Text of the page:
Negotiating behavioural change: therapists' proposal turns in cognitive behavioural therapy

Ekberg, Katie and Le Couteur, Amanda (2012) Negotiating behavioural change: therapists' proposal turns in cognitive behavioural therapy. Communication and Medicine, 9 3: 229-239. doi:10.1558/cam.v9i3.229

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Author Ekberg, Katie
Le Couteur, Amanda
Title Negotiating behavioural change: therapists' proposal turns in cognitive behavioural therapy
Journal name Communication and Medicine   Check publisher's open access policy
ISSN 1612-1783
1613-3625
Publication date 2012
Sub-type Article (original research)
DOI 10.1558/cam.v9i3.229
Open Access Status File (Publisher version)
Volume 9
Issue 3
Start page 229
End page 239
Total pages 11
Place of publication Sheffield, United Kingdom
Publisher Equinox Publishing
Collection year 2013
Subject 2739 Public Health, Environmental and Occupational Health
Abstract Cognitive behavioural therapy (CBT) is an internationally recognised method for treating depression. However, many of the techniques involved in CBT are accomplished within the therapy interaction in diverse ways, and with varying consequences for the trajectory of therapy session. This paper uses conversation analysis to examine some standard ways in which therapists propose suggestions for behavioural change to clients attending CBT sessions for depression in Australia. Therapists' proposal turns displayed their subordinate epistemic authority over the matter at hand, and emphasised a high degree of optionality on behalf of the client in accepting their suggestions. This practice was routinely accomplished via three standard proposal turns: (1) hedged recommendations; (2) interrogatives; and (3) information-giving. These proposal turns will be examined in relation to the negotiation of behavioural change, and the implications for CBT interactions between therapist and client will be discussed. Copyright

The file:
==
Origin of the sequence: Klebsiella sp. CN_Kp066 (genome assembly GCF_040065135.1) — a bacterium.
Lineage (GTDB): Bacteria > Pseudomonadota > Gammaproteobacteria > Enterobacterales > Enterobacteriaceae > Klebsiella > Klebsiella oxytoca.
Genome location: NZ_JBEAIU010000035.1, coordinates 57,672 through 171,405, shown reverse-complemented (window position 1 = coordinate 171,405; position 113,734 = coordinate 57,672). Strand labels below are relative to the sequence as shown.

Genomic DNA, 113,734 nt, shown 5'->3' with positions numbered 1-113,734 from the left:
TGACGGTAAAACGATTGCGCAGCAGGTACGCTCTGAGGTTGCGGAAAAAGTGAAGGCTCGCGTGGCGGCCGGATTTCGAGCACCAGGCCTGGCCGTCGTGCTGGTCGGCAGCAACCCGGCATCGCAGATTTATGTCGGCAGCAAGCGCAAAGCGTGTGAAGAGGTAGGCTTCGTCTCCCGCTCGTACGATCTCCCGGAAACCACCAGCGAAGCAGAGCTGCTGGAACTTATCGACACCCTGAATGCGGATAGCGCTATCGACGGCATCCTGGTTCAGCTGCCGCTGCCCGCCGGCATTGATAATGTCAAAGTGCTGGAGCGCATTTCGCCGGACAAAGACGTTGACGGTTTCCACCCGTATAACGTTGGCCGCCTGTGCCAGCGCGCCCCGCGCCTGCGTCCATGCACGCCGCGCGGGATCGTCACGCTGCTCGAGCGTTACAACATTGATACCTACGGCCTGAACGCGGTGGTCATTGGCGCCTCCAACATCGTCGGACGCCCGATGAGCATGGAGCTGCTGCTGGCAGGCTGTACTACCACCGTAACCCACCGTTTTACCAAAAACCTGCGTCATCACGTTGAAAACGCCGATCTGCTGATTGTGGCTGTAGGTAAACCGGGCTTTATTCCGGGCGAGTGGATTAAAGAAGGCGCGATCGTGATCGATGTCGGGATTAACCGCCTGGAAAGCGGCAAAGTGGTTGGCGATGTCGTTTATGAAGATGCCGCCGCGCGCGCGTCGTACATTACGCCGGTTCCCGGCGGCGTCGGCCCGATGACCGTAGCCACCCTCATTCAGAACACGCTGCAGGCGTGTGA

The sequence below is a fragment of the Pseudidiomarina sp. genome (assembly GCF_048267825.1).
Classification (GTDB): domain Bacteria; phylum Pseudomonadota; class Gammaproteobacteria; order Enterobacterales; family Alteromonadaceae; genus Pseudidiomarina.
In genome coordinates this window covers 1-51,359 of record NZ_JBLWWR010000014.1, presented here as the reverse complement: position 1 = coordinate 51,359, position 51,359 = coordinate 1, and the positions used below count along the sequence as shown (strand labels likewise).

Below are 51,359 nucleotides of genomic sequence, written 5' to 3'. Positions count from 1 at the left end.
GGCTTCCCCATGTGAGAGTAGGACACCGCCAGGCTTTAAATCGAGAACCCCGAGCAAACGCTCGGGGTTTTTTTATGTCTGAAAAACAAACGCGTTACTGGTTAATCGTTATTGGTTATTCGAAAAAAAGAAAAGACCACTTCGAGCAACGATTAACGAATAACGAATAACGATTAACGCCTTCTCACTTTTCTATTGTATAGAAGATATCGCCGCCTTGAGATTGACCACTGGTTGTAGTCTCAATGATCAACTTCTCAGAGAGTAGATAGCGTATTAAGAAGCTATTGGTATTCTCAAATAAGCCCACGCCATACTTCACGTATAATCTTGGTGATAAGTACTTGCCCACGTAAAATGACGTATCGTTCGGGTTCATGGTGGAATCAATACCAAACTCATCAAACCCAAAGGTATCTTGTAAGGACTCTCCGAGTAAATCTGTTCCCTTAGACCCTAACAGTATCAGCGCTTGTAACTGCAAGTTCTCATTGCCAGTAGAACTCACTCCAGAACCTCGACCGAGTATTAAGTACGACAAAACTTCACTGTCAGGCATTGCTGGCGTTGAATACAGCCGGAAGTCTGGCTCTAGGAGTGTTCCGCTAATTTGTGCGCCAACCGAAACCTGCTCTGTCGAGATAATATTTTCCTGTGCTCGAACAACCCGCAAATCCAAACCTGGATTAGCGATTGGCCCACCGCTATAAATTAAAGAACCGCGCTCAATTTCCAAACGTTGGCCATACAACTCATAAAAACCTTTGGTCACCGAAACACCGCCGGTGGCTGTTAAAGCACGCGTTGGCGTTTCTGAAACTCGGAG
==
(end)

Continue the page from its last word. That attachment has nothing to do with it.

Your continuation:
Keyword Behavioural activation
CBT
Conversation analysis
Epistemics
Proposals
Q-Index Code C1
Q-Index Status Provisional Code
Institutional Status UQ

Document type: Journal Article
Sub-type: Article (original research)
Collections: Non HERDC
School of Health and Rehabilitation Sciences Publications
 
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